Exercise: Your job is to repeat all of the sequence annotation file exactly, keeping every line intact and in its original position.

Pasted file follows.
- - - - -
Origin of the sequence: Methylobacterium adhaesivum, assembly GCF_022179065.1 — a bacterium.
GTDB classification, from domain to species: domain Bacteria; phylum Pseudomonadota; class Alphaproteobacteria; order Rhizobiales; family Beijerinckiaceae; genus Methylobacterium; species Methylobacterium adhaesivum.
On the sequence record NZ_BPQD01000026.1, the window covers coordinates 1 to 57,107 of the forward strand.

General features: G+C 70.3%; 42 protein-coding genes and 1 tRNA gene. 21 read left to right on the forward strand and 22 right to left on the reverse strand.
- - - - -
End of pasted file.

Origin of the sequence: Methylobacterium adhaesivum, assembly GCF_022179065.1 — a bacterium.
GTDB classification, from domain to species: domain Bacteria; phylum Pseudomonadota; class Alphaproteobacteria; order Rhizobiales; family Beijerinckiaceae; genus Methylobacterium; species Methylobacterium adhaesivum.
On the sequence record NZ_BPQD01000026.1, the window covers coordinates 1 to 57,107 of the forward strand.

General features: G+C 70.3%; 42 protein-coding genes and 1 tRNA gene. 21 read left to right on the forward strand and 22 right to left on the reverse strand.